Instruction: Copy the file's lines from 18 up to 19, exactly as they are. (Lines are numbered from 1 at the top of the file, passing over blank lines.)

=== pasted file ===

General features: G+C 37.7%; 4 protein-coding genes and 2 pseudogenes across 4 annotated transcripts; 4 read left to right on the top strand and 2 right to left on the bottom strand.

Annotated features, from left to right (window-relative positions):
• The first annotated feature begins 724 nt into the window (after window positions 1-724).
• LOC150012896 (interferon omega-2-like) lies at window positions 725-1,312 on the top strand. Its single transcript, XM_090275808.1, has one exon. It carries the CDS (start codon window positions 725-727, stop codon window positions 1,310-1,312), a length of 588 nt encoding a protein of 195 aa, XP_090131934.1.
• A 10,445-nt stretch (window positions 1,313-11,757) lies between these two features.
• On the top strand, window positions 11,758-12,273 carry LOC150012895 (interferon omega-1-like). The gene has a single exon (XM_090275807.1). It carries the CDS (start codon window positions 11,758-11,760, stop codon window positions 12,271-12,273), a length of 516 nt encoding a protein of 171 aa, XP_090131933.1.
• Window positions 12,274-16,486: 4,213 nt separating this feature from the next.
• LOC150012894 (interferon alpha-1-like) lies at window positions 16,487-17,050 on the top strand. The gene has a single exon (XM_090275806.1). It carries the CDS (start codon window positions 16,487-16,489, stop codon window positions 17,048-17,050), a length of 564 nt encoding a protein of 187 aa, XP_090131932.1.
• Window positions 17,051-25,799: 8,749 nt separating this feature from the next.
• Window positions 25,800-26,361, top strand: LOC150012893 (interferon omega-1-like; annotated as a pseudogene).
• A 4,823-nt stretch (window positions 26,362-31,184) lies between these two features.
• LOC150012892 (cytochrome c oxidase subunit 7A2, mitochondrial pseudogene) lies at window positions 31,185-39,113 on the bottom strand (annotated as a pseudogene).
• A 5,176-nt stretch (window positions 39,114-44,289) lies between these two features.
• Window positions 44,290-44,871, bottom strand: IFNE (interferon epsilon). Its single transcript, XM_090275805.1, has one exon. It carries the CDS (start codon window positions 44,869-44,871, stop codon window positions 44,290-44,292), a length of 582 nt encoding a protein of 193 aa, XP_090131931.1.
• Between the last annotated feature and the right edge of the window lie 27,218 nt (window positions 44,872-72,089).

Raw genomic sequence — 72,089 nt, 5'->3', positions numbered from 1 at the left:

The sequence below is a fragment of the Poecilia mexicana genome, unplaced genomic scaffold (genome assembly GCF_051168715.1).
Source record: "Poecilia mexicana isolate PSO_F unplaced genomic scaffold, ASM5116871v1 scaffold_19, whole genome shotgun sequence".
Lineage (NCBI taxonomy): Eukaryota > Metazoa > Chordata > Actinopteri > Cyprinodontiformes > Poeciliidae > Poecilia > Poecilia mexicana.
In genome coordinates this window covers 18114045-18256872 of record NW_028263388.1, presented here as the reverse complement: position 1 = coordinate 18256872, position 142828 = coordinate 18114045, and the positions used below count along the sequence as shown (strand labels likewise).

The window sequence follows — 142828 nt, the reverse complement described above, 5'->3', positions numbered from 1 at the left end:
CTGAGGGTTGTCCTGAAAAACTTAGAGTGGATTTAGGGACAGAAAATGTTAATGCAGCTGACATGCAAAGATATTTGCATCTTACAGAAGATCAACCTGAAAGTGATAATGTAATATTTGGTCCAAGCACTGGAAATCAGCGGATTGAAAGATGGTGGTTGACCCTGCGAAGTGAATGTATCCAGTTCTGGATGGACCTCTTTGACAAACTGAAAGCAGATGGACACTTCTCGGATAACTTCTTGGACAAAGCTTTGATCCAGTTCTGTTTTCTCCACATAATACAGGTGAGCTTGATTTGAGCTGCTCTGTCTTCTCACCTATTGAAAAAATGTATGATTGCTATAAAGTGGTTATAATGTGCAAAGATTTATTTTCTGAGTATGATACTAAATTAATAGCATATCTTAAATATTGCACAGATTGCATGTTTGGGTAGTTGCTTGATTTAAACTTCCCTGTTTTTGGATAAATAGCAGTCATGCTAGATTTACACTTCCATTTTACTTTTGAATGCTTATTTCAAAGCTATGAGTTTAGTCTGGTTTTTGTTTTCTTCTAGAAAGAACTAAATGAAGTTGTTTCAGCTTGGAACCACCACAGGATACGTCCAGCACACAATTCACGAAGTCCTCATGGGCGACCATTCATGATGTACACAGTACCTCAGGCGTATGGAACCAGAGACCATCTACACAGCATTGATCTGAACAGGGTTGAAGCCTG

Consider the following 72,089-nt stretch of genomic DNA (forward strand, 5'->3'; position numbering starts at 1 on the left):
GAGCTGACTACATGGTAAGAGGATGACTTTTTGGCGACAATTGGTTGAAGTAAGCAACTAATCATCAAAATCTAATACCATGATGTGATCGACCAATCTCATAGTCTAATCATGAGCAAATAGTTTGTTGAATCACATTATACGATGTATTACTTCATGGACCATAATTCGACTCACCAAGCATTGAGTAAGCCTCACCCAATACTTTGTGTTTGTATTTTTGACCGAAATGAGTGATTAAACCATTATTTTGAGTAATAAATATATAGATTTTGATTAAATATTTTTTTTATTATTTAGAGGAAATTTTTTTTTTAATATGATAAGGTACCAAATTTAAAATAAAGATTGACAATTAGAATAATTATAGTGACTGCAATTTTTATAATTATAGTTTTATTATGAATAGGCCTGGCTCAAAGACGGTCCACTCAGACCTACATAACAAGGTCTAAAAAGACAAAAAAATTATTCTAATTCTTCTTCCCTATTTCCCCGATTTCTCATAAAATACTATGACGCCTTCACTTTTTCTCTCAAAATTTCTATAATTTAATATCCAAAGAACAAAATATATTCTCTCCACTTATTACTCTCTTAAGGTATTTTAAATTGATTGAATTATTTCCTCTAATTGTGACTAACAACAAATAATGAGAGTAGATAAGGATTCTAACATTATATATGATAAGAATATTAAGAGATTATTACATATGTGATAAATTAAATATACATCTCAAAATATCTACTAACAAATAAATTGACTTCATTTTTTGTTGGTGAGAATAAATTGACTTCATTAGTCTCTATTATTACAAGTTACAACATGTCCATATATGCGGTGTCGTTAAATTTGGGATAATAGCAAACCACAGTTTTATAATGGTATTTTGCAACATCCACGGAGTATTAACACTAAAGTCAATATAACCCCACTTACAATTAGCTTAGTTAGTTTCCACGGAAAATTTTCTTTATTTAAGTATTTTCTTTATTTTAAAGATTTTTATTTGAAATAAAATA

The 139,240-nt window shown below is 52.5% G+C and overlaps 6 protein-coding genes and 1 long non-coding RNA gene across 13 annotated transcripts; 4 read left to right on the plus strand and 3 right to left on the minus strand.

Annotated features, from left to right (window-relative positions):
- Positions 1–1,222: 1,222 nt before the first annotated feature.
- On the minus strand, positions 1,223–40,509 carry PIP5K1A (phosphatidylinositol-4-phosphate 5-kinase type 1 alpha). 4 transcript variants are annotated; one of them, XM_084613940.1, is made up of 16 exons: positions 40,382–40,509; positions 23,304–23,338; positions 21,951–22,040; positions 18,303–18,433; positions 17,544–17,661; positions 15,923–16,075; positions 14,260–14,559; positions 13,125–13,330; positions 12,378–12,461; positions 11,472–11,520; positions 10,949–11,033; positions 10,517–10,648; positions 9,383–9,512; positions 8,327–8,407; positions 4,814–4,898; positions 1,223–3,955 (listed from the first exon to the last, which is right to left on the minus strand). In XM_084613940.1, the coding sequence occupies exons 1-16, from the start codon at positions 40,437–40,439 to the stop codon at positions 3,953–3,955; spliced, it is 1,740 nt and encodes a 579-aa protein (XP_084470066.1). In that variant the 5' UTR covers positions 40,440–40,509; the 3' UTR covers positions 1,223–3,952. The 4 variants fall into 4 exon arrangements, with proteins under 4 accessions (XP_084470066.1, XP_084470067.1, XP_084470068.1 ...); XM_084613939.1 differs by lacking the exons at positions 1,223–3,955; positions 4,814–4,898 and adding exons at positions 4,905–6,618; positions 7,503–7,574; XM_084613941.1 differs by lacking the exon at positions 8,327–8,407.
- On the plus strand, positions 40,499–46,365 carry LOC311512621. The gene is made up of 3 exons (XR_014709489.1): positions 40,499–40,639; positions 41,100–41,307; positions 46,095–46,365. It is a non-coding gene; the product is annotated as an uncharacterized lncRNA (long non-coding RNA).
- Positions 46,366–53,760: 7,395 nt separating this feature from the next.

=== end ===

Source record: "Poecilia mexicana isolate PSO_F unplaced genomic scaffold, ASM5116871v1 scaffold_19, whole genome shotgun sequence".
Lineage (NCBI taxonomy): Eukaryota > Metazoa > Chordata > Actinopteri > Cyprinodontiformes > Poeciliidae > Poecilia > Poecilia mexicana.